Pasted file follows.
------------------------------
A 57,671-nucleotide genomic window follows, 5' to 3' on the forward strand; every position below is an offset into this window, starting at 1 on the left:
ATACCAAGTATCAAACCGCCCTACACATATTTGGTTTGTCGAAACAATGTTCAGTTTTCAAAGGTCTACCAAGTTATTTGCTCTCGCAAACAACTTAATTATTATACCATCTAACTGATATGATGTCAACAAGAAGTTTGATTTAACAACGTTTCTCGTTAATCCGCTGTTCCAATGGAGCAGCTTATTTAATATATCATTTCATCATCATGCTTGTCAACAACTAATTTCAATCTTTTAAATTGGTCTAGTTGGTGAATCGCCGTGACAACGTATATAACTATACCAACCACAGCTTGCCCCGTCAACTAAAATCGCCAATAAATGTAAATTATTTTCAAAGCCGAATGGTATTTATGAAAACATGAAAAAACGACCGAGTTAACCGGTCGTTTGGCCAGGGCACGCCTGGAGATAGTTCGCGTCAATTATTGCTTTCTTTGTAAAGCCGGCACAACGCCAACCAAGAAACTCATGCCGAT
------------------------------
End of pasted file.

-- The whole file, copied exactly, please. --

A 57,671-nucleotide genomic window follows, 5' to 3' on the forward strand; every position below is an offset into this window, starting at 1 on the left:
ATACCAAGTATCAAACCGCCCTACACATATTTGGTTTGTCGAAACAATGTTCAGTTTTCAAAGGTCTACCAAGTTATTTGCTCTCGCAAACAACTTAATTATTATACCATCTAACTGATATGATGTCAACAAGAAGTTTGATTTAACAACGTTTCTCGTTAATCCGCTGTTCCAATGGAGCAGCTTATTTAATATATCATTTCATCATCATGCTTGTCAACAACTAATTTCAATCTTTTAAATTGGTCTAGTTGGTGAATCGCCGTGACAACGTATATAACTATACCAACCACAGCTTGCCCCGTCAACTAAAATCGCCAATAAATGTAAATTATTTTCAAAGCCGAATGGTATTTATGAAAACATGAAAAAACGACCGAGTTAACCGGTCGTTTGGCCAGGGCACGCCTGGAGATAGTTCGCGTCAATTATTGCTTTCTTTGTAAAGCCGGCACAACGCCAACCAAGAAACTCATGCCGAT